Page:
Offer default deforestation-free investment options: BlackRock has billions of dollars invested in agribusiness companies driving deforestation through industrial operations in palm oil, cattle, timber, rubber, and paper and pulp. In seeking to make a transition to climate-positive investing, BlackRock should develop deforestation-free investment options and, along with fossil-free options, make them default products for all clients.


Put people and regenerative practices at the heart of its business model: A true transformation towards climate-positive investing requires more than engaging with agribusiness to ensure best practices that drive value for shareholders. It requires driving agribusiness to add value by engaging in practices that build and restore soil health, promote forest and ecosystem restoration, and ensure that those at the production end of agricultural systems – smallholder farmers, subsistence farmers, Indigenous Peoples, and workers at every level – are at the center of the discussion.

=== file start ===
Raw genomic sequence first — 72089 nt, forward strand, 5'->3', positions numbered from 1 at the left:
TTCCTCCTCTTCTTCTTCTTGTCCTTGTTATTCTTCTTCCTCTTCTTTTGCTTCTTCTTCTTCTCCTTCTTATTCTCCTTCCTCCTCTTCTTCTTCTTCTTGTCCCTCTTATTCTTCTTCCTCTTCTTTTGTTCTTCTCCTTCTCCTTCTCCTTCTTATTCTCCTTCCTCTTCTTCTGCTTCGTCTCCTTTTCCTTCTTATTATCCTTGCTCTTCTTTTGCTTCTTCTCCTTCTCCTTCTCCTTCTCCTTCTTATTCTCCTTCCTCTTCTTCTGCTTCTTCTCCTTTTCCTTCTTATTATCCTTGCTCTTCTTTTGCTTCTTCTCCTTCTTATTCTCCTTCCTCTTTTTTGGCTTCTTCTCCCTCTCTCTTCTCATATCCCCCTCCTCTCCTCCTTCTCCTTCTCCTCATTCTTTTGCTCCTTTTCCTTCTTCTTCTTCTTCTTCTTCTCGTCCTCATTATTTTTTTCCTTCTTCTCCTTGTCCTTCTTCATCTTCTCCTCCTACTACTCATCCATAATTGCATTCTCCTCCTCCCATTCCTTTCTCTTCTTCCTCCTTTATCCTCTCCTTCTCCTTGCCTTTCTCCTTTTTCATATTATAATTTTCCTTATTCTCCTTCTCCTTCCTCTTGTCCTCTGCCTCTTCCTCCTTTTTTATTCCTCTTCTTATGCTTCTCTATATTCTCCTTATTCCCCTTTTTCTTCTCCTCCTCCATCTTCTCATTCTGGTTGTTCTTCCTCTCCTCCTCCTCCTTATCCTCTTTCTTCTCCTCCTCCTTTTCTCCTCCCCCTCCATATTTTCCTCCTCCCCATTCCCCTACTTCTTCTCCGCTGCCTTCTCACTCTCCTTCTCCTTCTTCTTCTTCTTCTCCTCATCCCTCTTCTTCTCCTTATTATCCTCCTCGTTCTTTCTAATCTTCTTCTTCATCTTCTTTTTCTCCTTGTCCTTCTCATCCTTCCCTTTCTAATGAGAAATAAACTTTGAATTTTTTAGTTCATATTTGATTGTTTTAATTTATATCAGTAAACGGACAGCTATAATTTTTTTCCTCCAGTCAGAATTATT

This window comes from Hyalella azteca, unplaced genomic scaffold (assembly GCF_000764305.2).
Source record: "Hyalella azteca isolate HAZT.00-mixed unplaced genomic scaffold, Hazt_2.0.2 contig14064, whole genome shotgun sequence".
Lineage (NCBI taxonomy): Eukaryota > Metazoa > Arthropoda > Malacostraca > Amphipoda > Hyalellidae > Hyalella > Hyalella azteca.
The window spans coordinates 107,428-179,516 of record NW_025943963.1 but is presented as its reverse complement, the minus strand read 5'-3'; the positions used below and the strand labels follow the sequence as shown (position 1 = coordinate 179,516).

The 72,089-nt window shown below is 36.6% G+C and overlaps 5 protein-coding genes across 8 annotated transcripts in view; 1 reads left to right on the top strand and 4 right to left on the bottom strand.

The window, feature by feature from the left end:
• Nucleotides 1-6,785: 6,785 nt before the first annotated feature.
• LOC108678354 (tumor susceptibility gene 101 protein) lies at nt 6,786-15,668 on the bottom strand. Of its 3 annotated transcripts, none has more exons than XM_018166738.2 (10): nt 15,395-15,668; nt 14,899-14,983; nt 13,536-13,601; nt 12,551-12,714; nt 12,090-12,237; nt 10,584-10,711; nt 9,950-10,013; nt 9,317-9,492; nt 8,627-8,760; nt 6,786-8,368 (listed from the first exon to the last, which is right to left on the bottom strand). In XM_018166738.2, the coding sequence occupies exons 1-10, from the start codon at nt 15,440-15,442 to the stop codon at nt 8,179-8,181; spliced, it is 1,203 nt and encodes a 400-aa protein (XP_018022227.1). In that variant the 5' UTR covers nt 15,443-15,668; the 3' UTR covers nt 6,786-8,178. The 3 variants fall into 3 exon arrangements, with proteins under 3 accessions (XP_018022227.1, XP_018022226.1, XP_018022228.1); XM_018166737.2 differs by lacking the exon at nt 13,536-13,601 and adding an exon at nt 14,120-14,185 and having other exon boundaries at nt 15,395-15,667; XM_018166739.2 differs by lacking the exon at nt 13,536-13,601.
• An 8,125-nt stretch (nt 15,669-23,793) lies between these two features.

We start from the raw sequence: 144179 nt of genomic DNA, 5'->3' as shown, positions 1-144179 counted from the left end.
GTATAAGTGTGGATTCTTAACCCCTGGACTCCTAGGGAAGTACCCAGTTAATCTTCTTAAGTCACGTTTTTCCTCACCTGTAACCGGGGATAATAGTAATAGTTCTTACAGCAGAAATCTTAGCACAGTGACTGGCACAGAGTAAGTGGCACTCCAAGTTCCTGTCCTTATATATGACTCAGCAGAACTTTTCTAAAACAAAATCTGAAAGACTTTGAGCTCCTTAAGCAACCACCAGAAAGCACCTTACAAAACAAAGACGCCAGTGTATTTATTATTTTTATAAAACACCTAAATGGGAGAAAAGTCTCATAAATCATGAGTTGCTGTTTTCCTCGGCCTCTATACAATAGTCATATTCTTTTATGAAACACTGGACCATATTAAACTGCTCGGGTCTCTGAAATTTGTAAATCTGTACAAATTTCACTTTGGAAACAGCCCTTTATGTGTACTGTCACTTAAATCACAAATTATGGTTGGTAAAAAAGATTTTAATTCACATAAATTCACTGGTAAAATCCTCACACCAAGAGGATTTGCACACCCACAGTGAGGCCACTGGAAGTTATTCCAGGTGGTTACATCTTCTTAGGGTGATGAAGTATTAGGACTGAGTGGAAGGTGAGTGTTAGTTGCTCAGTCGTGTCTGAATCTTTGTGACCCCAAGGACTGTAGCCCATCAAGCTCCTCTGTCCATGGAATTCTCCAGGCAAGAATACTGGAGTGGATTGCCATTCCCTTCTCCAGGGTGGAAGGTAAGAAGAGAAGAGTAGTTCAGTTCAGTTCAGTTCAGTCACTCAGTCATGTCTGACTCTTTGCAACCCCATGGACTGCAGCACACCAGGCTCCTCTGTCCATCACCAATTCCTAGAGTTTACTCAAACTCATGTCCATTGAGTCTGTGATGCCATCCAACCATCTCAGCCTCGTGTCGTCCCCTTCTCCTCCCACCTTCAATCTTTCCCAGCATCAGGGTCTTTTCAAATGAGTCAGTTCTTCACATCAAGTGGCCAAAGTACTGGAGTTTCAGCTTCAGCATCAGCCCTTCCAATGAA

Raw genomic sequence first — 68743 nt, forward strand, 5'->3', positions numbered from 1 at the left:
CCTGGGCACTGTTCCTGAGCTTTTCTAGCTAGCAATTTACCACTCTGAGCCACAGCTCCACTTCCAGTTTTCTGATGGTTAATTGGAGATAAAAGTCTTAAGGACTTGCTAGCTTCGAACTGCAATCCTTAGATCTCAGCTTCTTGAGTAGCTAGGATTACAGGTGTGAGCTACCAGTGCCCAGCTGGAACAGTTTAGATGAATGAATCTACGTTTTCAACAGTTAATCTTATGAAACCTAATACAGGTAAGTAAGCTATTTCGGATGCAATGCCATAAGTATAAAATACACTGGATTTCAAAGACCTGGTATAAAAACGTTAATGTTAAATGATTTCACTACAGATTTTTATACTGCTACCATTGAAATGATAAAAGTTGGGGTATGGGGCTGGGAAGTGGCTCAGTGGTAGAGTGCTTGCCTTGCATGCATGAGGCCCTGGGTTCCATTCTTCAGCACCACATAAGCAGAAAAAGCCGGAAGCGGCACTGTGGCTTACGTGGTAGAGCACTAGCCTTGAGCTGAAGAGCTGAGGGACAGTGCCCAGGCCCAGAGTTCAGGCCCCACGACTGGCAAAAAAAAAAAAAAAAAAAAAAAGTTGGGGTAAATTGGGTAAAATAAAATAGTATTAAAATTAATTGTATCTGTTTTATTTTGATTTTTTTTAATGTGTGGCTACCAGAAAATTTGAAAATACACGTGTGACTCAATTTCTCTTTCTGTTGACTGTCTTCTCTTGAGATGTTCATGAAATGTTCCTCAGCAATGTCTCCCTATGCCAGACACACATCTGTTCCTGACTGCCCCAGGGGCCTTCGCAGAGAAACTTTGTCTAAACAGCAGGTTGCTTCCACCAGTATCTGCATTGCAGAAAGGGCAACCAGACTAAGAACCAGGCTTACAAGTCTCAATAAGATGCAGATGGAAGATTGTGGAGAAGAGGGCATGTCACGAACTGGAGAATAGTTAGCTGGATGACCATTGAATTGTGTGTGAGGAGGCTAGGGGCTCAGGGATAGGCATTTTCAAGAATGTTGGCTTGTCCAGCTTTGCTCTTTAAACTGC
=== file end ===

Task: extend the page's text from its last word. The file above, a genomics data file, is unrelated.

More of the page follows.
Background:

BlackRock is one of the largest investors in the world in deforestation-linked commodities and the largest global investor in fossil fuels. Deforestation stemming from the production of industrial agricultural commodities are responsible for nearly a quarter of all greenhouse gas emissions and involve clearing hundreds of thousands of hectares of forests, dispossessing indigenous and local communities, and driving protracted land conflicts. Agribusiness is one of the deadliest sectors in the world for environmental defenders and communities on the front lines of extractive industries.


Further reading:

BlackRock's Big Deforestation Problem, Friends of the Earth US and Amazon Watch report

Complicity in Destruction II: How northern consumers and financiers enable Bolsonaro's assault on the Brazilian Amazon; Amazon Watch report

BlackRock’s Big Problem Campaign analysis of BlackRock’s January 2019 climate announcement

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For more information contact

Ada Recinos, ada@amazonwatch.org, 510.680.9701

Jeff Conant, jconant@foe.org, 510.900.0016

Myriam Fallon, myriam@sunriseproject.net, 708.546.9001